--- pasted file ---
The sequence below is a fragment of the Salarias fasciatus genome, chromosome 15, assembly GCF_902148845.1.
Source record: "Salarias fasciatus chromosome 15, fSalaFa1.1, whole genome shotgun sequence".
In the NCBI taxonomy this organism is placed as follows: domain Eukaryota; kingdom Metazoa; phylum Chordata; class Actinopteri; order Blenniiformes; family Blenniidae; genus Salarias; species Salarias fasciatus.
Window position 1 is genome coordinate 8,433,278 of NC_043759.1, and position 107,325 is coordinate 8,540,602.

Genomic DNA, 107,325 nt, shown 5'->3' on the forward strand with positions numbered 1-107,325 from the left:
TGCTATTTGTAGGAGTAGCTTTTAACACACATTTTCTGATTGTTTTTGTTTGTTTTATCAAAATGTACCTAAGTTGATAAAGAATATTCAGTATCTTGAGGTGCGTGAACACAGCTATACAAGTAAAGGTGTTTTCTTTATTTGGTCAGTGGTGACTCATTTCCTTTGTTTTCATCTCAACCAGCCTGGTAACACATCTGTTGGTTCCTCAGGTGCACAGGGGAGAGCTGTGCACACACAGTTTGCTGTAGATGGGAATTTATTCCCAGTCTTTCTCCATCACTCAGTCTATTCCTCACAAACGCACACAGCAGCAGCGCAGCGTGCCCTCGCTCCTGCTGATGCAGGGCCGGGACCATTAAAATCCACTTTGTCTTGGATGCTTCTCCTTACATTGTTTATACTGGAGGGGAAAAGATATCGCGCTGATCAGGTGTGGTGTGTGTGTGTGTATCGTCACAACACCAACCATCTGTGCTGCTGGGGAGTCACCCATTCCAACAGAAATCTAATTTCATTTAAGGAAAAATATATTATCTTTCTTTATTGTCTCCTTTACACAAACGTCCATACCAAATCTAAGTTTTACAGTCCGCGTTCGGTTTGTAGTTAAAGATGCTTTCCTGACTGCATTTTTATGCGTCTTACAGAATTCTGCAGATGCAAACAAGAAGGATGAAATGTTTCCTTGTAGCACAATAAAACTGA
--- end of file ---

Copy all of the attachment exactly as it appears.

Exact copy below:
The sequence below is a fragment of the Salarias fasciatus genome, chromosome 15, assembly GCF_902148845.1.
Source record: "Salarias fasciatus chromosome 15, fSalaFa1.1, whole genome shotgun sequence".
In the NCBI taxonomy this organism is placed as follows: domain Eukaryota; kingdom Metazoa; phylum Chordata; class Actinopteri; order Blenniiformes; family Blenniidae; genus Salarias; species Salarias fasciatus.
Window position 1 is genome coordinate 8,433,278 of NC_043759.1, and position 107,325 is coordinate 8,540,602.

Genomic DNA, 107,325 nt, shown 5'->3' on the forward strand with positions numbered 1-107,325 from the left:
TGCTATTTGTAGGAGTAGCTTTTAACACACATTTTCTGATTGTTTTTGTTTGTTTTATCAAAATGTACCTAAGTTGATAAAGAATATTCAGTATCTTGAGGTGCGTGAACACAGCTATACAAGTAAAGGTGTTTTCTTTATTTGGTCAGTGGTGACTCATTTCCTTTGTTTTCATCTCAACCAGCCTGGTAACACATCTGTTGGTTCCTCAGGTGCACAGGGGAGAGCTGTGCACACACAGTTTGCTGTAGATGGGAATTTATTCCCAGTCTTTCTCCATCACTCAGTCTATTCCTCACAAACGCACACAGCAGCAGCGCAGCGTGCCCTCGCTCCTGCTGATGCAGGGCCGGGACCATTAAAATCCACTTTGTCTTGGATGCTTCTCCTTACATTGTTTATACTGGAGGGGAAAAGATATCGCGCTGATCAGGTGTGGTGTGTGTGTGTGTATCGTCACAACACCAACCATCTGTGCTGCTGGGGAGTCACCCATTCCAACAGAAATCTAATTTCATTTAAGGAAAAATATATTATCTTTCTTTATTGTCTCCTTTACACAAACGTCCATACCAAATCTAAGTTTTACAGTCCGCGTTCGGTTTGTAGTTAAAGATGCTTTCCTGACTGCATTTTTATGCGTCTTACAGAATTCTGCAGATGCAAACAAGAAGGATGAAATGTTTCCTTGTAGCACAATAAAACTGA